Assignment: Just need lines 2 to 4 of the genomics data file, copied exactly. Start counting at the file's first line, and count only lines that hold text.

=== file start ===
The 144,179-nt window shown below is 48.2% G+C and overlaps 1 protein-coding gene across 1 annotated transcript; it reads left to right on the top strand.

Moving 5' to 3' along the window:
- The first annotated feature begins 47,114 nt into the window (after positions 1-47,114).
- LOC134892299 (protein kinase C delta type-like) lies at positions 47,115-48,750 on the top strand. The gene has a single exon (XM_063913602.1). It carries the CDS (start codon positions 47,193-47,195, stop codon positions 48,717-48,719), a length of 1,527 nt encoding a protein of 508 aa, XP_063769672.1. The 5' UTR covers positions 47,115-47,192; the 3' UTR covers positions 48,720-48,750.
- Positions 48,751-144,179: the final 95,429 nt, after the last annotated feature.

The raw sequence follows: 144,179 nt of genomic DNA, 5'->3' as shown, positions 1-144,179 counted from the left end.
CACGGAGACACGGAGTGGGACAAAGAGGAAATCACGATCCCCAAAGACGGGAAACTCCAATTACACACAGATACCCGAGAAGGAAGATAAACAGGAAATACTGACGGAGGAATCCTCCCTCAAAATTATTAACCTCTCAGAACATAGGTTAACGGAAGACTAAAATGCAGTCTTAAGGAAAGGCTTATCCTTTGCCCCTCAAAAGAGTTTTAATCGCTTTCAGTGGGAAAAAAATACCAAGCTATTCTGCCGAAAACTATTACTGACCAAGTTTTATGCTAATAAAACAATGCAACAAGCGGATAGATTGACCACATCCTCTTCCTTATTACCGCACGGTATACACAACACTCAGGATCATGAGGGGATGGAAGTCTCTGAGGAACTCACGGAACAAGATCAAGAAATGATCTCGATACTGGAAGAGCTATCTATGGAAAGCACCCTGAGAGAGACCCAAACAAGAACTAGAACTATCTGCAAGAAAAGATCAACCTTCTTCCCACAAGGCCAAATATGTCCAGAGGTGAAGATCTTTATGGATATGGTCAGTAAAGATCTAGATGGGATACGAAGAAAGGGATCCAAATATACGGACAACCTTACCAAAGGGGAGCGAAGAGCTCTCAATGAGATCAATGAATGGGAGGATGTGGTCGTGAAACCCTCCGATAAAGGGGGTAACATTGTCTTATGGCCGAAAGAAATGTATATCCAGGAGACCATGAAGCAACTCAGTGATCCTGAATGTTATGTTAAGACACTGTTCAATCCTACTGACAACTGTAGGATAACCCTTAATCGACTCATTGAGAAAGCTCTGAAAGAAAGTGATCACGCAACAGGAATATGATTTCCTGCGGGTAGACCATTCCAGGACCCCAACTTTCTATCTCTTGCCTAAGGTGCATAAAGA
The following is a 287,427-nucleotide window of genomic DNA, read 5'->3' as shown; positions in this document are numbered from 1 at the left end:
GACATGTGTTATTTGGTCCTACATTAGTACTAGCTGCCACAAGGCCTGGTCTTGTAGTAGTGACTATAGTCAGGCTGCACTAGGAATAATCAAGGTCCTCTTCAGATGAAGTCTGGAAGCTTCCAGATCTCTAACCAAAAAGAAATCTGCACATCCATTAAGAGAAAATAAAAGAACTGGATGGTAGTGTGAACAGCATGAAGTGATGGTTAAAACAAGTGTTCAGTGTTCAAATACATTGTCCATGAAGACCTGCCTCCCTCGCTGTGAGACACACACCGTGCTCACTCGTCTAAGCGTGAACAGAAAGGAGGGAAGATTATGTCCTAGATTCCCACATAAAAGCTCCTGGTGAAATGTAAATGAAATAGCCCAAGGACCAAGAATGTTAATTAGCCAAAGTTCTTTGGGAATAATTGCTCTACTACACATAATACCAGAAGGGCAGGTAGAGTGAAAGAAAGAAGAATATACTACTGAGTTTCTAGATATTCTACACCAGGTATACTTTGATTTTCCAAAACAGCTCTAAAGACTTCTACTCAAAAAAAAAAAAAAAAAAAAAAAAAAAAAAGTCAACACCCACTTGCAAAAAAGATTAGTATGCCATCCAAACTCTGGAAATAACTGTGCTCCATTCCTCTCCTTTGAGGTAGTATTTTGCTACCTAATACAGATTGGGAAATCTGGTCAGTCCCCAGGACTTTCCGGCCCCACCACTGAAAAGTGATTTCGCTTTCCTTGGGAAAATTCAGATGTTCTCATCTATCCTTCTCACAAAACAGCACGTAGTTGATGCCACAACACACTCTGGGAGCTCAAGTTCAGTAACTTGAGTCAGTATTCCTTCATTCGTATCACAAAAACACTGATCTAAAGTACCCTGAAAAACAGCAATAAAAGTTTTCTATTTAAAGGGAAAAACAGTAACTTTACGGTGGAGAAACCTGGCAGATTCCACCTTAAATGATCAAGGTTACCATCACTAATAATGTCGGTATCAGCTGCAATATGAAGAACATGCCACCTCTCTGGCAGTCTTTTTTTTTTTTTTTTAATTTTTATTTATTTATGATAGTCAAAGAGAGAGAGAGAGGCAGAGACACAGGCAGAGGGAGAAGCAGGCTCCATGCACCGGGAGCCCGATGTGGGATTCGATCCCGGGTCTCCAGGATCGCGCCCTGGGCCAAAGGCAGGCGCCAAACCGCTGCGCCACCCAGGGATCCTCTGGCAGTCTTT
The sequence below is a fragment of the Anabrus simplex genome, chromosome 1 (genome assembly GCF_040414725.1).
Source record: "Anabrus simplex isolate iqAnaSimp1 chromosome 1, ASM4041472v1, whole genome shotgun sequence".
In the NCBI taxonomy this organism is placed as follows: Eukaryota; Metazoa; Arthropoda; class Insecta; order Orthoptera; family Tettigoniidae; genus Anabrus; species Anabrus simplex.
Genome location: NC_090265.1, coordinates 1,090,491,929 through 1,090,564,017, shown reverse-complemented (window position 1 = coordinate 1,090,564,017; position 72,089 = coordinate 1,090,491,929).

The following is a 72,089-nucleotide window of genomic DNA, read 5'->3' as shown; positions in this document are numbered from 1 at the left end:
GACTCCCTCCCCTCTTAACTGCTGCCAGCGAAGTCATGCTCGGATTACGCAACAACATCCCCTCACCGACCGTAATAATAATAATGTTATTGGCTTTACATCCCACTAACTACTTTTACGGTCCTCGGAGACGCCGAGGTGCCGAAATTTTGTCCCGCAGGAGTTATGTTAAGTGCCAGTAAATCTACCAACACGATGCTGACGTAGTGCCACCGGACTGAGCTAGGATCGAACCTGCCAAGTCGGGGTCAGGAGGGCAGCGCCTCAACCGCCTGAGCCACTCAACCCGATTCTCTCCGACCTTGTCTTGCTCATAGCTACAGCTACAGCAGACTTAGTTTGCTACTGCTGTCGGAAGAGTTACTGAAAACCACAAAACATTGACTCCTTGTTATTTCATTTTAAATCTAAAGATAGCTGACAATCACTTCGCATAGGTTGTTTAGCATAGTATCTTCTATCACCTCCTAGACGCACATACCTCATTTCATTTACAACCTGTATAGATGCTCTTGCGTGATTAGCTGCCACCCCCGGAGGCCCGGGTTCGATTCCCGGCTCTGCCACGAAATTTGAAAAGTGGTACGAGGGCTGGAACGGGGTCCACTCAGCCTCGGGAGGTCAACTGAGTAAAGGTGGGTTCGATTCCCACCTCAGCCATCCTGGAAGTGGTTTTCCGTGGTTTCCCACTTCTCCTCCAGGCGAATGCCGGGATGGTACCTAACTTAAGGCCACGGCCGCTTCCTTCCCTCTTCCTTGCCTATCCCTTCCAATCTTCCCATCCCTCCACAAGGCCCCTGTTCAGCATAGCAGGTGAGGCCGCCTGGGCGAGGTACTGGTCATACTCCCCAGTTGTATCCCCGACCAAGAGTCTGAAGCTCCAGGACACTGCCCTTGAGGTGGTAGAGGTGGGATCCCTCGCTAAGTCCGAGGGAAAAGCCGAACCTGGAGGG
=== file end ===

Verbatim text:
Moving 5' to 3' along the window:
- The first annotated feature begins 47,114 nt into the window (after positions 1-47,114).
- LOC134892299 (protein kinase C delta type-like) lies at positions 47,115-48,750 on the top strand. The gene has a single exon (XM_063913602.1). It carries the CDS (start codon positions 47,193-47,195, stop codon positions 48,717-48,719), a length of 1,527 nt encoding a protein of 508 aa, XP_063769672.1. The 5' UTR covers positions 47,115-47,192; the 3' UTR covers positions 48,720-48,750.